Norris presented to The Animal Care Centre of Strathmore with multiple lesions and hair loss surrounding his eyes, legs and body. His face was very swollen and his skin was thickened and sore. Norris was a rescue dog through the AARCS organization (Alberta Animal Rescue Crew Society) and had just made a transition into foster care with Alicia Flint. She noticed shortly after he transferred to his temporary home, that his skin dramatically worsened and became very severe. He was previously treated at another vet hospital for demodectic mange and a skin infection.
A skin scraping and cytology was taken from Norris' skin to determine what his current condition involved. The scraping revealed a severe overload of demodectic mange still present, and a severe secondary infection of the skin.
About Demodectic Mange:
Demodex is a mite that normally occurs on the skin in small numbers. There are different types of mites that are contagious, and some that are not. This particular mite is not contagious to humans or to other dogs, and the mite multiplies in numbers when the immune system is depressed.
It is therefore considered an immune-mediated disease.
Norris' immune system could not fight off the demodex, and in turn it took over. Stress and home life changes for Norris could have impacted the severity of the infection, as he moved from home, to rescue life, and into foster care.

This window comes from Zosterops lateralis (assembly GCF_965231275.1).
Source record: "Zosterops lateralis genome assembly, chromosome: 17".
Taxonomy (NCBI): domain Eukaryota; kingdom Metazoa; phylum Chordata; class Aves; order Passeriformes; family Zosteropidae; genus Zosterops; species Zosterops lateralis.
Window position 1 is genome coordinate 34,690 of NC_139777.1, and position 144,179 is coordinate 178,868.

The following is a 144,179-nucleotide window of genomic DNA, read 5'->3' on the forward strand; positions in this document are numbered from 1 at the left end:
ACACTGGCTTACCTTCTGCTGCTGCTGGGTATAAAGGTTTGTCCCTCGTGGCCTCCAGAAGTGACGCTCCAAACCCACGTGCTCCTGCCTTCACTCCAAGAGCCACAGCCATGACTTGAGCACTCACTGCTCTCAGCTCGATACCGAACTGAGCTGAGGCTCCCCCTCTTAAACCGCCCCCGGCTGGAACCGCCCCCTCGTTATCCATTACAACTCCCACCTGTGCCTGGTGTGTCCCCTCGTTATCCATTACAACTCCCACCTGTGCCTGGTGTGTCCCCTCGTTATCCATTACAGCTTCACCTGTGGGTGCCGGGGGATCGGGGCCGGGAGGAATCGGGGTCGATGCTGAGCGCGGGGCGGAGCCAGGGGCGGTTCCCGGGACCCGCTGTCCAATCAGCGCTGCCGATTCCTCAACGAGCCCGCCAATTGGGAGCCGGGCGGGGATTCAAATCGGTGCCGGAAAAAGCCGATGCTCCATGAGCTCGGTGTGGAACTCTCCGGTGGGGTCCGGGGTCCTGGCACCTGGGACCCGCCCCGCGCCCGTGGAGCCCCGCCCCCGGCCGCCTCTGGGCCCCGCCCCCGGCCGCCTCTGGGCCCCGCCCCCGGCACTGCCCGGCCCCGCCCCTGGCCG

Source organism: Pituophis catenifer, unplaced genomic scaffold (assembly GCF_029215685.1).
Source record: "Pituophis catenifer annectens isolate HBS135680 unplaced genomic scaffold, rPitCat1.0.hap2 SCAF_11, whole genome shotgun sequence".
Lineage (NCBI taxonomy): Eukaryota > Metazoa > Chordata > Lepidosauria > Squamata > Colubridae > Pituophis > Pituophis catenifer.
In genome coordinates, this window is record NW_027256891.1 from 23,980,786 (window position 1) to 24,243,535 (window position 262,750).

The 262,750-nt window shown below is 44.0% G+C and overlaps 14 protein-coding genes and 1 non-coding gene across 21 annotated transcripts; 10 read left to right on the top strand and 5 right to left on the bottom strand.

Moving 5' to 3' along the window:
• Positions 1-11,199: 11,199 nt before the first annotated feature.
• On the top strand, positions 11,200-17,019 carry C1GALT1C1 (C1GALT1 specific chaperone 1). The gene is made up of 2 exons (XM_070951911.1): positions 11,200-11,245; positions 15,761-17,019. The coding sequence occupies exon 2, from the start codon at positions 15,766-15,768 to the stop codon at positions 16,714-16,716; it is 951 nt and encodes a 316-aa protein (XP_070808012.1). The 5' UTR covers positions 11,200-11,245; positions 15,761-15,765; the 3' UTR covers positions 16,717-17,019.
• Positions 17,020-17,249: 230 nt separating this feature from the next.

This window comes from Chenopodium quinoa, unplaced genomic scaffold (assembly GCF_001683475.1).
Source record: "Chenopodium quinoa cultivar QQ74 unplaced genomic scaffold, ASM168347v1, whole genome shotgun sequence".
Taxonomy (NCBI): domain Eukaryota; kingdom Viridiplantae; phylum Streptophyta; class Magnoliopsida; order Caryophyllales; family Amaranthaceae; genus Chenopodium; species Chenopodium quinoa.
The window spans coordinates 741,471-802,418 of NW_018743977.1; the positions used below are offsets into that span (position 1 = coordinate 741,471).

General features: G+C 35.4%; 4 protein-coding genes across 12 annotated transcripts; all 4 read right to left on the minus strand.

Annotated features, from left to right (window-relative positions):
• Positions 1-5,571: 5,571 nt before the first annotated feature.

Norris was treated by two veterinarians here at The Animal Care Centre of Strathmore, Dr. Rand Davis, and Dr. Jodi Viste. Norris was switched to a different medication in case the severe skin infection was due to a sensitivity with the current drug he was on. He was put on Advantage Multi (a topical mange treatment) as well as a cephalexin antibiotic to help with his skin infection. Eventually Norris was switched back to a low dose ivermectin treatment and closely monitored for improvements.
Alicia worked very hard at trying to stabilize Norris' home environment by minimizing stress factors, and ensuring he had a healthy home environment. His home care routine consisted of healthy foods, oral mediations, topical skin treatments, ample play time, and lots of love! His medications changed as required over a few months until his hair started to come back in, and the lesions started to clear. Alicia and the AARCS crew gave Norris a second chance in life as he recovered from this painful disease.
Norris has since made a full recovery! His coat has returned to a luxurious condition, and his skin lesions are no longer present. He is truly a brand new dog! Alicia decided to adopt Norris into her family, and he now lives the happy, relaxed lifestyle that he deserves in a loving, healthy environment!
Norris Before Treatment Norris During Treament